PORTO, Portugal – EU leaders have a question for the President of the United States about the vaccine patent waiver: So how exactly is it going to be, Joe?
Joe Biden may have put Europe on his heels with his surprise proposal to suspend intellectual property rights, but at a European Council summit in Porto, Portugal, senior EU officials lobbied , claiming that Washington had not presented a specific plan and that, in the short term, waiving patents would not contribute to the immediate and urgent need to increase production.
“On intellectual property, we do not believe in the short term that this will be the miracle solution but we are ready to engage on this subject as soon as a concrete proposal is put on the table,” said the President of the European Council on Saturday. , Charles Michel. morning, summarizing a dinner-discussion of about three hours between the leaders Friday evening on the pandemic.
“We all agree that we must do everything possible to increase vaccine production all over the world,” said Michel.
French President Emmanuel Macron has been even more adamant, first calling on the United States and the United Kingdom to take bigger steps: de facto end the vaccine export bans; share the technology needed to speed up production; and donation of existing doses.
“The Anglo-Saxons must first end their export bans,” Macron said, referring to the United States and the United Kingdom.
Waiver of patents, the French president said, should be fourth on the priority list. “If we want to work quickly, there is not a single factory in the world today that cannot produce doses for poor countries due to intellectual property,” Macron said upon reaching the top. “The priority today is not intellectual property – that’s not true. We would be lying. It is production. “
Companies wishing to produce vaccines using a waiver recognize that a change in intellectual property rules would not mean they could instantly start producing doses. But they say it would be a key step in allowing more manufacturers to manufacture the vaccines.
During the leaders’ dinner debate, German Chancellor Angela Merkel, who was participating remotely via videoconference, warned her colleagues that Biden’s proposal needed careful consideration, noting that a patent waiver could do more to benefit a geopolitical rival like China, which has production capacity. use western mRNA technology, rather than helping needy countries in Africa obtain vaccines.
Biden’s criticism marked an escalation in the struggle for supremacy in vaccine diplomacy – a geopolitical battle in which China, Russia and the UK are also fully engaged. And it came as EU heads of state and government prepared for a video conference with Indian Prime Minister Narendra Modi, a strong advocate for the lifting of patent protection the country has faced. to a devastating spike in infections.
EU leaders have been on the defensive since Biden’s announcement, which they see as a shrewd – and somewhat infuriating – public relations maneuver.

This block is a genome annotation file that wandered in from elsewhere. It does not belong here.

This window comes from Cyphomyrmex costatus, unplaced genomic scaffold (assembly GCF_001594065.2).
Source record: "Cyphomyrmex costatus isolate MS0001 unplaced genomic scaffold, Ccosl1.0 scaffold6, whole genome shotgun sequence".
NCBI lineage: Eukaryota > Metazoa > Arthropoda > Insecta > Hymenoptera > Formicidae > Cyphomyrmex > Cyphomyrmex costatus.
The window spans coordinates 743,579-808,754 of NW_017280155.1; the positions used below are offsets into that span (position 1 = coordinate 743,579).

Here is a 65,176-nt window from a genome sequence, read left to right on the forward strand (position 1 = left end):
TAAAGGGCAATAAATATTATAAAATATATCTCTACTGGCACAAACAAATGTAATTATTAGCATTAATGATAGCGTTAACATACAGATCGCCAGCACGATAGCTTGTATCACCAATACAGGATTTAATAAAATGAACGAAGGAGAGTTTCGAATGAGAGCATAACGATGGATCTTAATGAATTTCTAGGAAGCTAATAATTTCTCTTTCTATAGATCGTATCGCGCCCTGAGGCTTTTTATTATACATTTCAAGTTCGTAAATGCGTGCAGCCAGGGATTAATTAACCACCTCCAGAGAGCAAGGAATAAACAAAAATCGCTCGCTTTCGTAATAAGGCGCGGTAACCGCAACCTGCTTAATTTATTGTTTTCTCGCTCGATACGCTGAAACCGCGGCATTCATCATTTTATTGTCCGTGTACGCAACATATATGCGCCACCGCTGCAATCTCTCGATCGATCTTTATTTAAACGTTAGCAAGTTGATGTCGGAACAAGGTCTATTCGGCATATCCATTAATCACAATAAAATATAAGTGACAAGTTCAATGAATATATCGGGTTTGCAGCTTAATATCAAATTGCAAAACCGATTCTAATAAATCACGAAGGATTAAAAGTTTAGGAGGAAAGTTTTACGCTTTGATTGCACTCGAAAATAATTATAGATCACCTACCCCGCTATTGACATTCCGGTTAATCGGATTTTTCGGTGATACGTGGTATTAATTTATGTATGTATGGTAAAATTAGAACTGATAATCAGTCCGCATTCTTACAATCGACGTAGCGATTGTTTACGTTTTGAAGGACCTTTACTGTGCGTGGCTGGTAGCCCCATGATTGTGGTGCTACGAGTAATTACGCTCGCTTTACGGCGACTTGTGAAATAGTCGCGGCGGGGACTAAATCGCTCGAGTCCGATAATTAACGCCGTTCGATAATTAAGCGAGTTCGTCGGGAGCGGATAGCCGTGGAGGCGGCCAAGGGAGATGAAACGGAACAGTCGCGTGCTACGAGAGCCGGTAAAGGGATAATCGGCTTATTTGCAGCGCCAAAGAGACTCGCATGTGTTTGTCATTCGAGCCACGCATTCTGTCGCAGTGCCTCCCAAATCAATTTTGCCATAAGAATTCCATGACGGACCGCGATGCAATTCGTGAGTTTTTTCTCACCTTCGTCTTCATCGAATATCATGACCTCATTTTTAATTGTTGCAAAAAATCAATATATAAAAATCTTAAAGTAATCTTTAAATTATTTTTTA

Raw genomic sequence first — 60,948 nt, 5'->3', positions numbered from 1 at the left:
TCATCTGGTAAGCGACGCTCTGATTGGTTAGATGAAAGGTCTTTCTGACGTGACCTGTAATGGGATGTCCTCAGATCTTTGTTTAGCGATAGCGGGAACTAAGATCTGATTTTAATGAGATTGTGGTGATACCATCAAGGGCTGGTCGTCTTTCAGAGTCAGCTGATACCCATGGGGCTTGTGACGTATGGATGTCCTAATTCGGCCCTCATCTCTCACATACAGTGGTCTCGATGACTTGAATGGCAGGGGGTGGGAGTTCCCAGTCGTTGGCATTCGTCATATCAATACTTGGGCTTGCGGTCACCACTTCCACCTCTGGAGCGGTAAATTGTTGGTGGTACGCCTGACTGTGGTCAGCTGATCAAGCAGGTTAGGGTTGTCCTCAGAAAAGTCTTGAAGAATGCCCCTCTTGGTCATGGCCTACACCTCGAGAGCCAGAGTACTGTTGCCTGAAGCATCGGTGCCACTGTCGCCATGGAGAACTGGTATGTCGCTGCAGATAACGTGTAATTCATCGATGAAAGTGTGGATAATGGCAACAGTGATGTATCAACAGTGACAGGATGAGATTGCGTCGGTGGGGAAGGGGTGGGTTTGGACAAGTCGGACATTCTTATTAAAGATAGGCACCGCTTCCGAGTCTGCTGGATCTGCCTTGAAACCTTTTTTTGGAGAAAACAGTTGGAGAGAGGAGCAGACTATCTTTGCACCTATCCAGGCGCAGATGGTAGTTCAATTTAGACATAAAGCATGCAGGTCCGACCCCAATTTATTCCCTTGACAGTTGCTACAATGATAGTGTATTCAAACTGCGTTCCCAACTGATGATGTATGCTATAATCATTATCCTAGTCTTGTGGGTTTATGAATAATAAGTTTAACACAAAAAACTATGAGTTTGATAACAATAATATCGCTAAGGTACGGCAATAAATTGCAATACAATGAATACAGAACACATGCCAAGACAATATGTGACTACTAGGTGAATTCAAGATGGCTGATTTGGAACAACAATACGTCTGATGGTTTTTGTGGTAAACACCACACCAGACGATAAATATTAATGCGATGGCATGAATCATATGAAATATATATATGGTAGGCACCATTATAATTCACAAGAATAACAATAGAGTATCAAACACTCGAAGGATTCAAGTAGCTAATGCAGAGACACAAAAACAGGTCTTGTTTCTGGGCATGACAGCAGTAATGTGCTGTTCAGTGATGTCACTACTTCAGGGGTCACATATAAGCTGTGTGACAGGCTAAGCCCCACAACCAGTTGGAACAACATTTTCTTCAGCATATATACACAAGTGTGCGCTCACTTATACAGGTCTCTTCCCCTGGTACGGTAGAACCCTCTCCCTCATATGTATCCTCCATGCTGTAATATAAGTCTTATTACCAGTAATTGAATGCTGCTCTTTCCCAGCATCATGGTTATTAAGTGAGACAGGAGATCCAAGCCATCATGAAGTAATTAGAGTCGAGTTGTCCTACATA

Although EU leaders have announced urgent plans to help India, Biden has eclipsed Europe, first by announcing donations to India of millions of doses of AstraZeneca vaccine, then turning the tide. and approving a patent exemption. India is a pharmaceutical manufacturing powerhouse and perhaps the country best positioned to capitalize on Biden’s plan.
But the competition for influence extends beyond India. At a press conference on Friday evening in Porto, European Commission President Ursula von der Leyen noted that the EU is already implementing plans to send more than 600,000 doses to countries in the Western Balkans and is planning similar grants for the countries of the Eastern Partnership group which cover Eastern Europe and the Caucasus.
That group includes Ukraine, which has pleaded with Washington for help with vaccines – to no avail, and where Secretary of State Antony Blinken paid a visit this week.
Scolding the US leader for his lack of details, von der Leyen and other EU leaders have repeatedly pointed out that among democracies, only the EU’s single market countries export large quantities of vaccines.
Asked about the patent issue, von der Leyen said, “We should be open to this discussion, but when we lead this discussion there has to be a 360 degree view, because we need vaccines now for the whole world. . And in the short and medium term, the IP exemption will not solve the problems, will not provide a single dose of vaccine in the short and medium term. ”
“The European Union is the only continent or region, democratic region of this world, which exports on a large scale,” added von der Leyen. “About 50 percent of what is produced in Europe is exported” – to the tune of some 200 million doses delivered worldwide.
Macron reiterated the point on Saturday morning, saying that patent waiver could be helpful, but only in conjunction with other steps.
“It is a false debate to say that it is the emergency,” Macron said. “The urgent need is to produce more and to have more solidarity.” He added: “If we want to put the cart before the horse, it will not work.”
Belgian Prime Minister Alexander De Croo summed up the point of view of EU leaders: “As Europeans we do not need to be educated. The United States has not exported a single vaccine in the past six months Europe has been producing for itself and the rest of the world for the past six months.
Hanne Cokelaere and Ashleigh Furlong contributed reporting.